Search the
Browse Newspapers
by Date
Articles Indexed
by Topic
About the
Valley of the Shadow

Semi-Weekly Dispatch: August 27, 1861

Go To Page : 1 | 2 | 3 | 4 |

-Page 01-

Description of Page: Advertisements, columns 1 and 2; article with news from Tennessee, column 4

From the City of Washington!
(Column 3)
Summary: Brief articles containing news from Washington, including the announcement that the government has begun to call all volunteers to Washington in order to organize them into companies and regiments regardless of the state from which they came. Also notes that the Lincoln administration has decided to issue a warning to seditious newspapers that persist in publishing journals that support the rebellion. If the warning is not heeded, these journals will be suppressed.

-Page 02-

Description of Page: War news items from Cincinnati, Frederick in Maryland, Danbury in Connecticut, Grafton in Virginia, column 4; advertisements, column 5

Union Ward Meeting
(Column 1)
Summary: Announces that a meeting will be held next Saturday evening to formulate a county ticket of those who support the Union regardless of party.
Daniel S. Dickinson on the War
(Column 1)
Summary: Excerpts a speech given by the Hon. Daniel S. Dickinson at a mass meeting in New York, where he is, according to the Dispatch, "one of the most ultra Democratic politicians." The Dispatch commends Dickinson for preferring "his country to his party" and expresses the wish that those Democrats in Franklin County who subscribe to the Day Book should follow Dickinson's example.
Bull Run--A Victory in Vain
(Column 1)
Summary: Asserts that the Confederates have won a hollow victory at Bull Run. Notes that their position is even more difficult than it had been before the battle.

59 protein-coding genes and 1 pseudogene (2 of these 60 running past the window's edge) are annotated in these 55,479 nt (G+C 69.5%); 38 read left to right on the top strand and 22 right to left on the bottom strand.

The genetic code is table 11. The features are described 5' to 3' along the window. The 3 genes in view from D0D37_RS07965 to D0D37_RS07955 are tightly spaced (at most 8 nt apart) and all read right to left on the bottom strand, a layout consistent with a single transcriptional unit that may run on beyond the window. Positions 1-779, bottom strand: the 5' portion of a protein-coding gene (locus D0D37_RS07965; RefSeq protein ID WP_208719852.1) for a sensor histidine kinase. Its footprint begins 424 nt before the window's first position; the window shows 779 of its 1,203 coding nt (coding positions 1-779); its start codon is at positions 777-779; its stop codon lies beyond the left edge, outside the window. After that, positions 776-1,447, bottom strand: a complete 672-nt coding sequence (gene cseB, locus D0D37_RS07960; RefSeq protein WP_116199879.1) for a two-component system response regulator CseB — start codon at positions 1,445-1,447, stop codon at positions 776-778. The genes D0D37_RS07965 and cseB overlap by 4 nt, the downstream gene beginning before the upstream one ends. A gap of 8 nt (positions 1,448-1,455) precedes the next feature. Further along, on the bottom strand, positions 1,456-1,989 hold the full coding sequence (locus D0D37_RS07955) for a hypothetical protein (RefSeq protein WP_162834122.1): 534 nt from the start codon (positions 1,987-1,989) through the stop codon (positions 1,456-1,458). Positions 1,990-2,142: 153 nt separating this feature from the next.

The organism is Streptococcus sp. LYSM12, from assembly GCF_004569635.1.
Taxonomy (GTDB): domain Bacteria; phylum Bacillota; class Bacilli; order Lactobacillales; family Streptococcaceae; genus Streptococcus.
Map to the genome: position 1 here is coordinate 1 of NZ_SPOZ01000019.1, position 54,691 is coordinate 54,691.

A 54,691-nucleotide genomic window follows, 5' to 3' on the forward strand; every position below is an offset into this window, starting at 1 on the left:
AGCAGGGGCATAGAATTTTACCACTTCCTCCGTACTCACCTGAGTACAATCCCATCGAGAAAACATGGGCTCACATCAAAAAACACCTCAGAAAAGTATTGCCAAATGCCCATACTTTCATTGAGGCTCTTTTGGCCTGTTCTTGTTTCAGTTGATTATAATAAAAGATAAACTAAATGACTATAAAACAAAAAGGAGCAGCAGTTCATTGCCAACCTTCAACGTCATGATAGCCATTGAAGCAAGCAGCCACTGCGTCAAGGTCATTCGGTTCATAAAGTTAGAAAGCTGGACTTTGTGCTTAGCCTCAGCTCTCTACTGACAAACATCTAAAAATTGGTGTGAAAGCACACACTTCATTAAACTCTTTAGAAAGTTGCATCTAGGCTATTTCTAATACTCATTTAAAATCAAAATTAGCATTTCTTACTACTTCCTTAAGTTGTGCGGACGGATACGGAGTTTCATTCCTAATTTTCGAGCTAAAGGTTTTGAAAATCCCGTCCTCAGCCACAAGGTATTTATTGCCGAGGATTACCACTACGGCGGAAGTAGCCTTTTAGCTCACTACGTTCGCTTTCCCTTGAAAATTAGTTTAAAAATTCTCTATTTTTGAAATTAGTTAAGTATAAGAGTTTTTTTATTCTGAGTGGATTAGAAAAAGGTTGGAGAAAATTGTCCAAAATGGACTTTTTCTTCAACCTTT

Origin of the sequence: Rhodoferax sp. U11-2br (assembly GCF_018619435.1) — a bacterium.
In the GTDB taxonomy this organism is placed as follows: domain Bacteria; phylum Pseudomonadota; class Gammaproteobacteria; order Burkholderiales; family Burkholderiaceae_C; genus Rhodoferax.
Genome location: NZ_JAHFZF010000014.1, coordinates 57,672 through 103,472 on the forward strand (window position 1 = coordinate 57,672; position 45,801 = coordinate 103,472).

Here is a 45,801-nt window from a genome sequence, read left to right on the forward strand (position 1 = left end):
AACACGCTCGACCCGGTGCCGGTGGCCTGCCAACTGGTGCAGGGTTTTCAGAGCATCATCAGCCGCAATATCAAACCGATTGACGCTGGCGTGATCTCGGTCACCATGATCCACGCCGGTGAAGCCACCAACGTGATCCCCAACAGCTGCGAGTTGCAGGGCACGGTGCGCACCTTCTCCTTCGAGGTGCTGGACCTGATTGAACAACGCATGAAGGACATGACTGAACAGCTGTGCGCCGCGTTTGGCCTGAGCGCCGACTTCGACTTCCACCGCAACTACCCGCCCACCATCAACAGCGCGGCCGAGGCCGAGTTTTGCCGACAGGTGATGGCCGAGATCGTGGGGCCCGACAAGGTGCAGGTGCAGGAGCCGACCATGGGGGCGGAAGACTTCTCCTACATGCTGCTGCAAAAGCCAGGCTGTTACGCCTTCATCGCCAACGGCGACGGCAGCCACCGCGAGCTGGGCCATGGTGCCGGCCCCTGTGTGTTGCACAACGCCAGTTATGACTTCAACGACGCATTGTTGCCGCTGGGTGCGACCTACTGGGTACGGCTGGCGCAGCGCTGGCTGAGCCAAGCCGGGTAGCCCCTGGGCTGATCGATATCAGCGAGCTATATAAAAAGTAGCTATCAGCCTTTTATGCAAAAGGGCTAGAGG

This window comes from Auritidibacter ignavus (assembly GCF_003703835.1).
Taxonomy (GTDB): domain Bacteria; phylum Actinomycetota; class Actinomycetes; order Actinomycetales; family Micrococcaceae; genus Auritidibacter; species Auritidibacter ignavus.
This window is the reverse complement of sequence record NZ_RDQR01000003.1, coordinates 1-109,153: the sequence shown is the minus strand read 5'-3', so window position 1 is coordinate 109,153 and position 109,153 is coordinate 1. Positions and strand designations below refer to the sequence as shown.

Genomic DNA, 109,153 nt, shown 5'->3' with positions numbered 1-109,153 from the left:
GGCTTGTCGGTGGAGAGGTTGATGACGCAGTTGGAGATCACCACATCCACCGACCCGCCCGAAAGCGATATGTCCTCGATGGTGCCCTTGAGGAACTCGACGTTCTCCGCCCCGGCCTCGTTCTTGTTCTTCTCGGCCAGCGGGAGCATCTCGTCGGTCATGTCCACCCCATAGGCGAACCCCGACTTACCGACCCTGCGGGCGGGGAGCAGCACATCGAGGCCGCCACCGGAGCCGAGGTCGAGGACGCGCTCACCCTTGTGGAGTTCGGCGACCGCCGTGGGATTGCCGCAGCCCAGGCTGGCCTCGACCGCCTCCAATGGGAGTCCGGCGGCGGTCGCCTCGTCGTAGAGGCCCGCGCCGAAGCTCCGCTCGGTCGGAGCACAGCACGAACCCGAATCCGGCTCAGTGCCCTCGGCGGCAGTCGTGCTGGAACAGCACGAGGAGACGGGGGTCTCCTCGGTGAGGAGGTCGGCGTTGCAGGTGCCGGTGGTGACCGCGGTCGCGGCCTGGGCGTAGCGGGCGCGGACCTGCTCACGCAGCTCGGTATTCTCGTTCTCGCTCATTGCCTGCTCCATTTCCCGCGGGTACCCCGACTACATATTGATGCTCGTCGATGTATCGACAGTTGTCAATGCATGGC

Origin of Article: Philadelphia Inquirer
Full Text of Article:

Disguising their troubles as much as they do habitually, says the Phila. Inquirer, the Rebel journals have let us plainly see that the exultations over the battle of Bull Run have given place to a most uncomfortable feeling that they have won a victory at a very heavy sacrifice of life that could ill be spared, and yet have advanced themselves little or nothing. We see Washington more impregnable than ever; Northern troops hurrying in at a rate that far more than makes up for the expiration of the three month enlistments; and unconquerable General opposed to them; and they begin to ask themselves how many such fields must be fought and won before they establish their Secession. With ports blockaded, business stagnant, negroes preparing for insurrection, and paper trash circulating in place of specie, the prospect for them is indeed very dismal, and they begin to feel it so.

Political Issues
(Column 2)
Summary: The Dispatch defends itself against charges made by the Valley Spirit that the Dispatch prefers to dwell on party issues.
Full Text of Article:

"The Dispatch wants party issues and is berating the Democracy for not making them in its late County meeting."--Spirit.

In representing us as desiring "party issues" in the approaching canvass, the Spirit wilfully misrepresents us. As our neighbor knows exactly what we did say, we leave it to his sense of honor to state our position correctly. With the intelligent reader, truth has more force than falsehood or misrepresentation.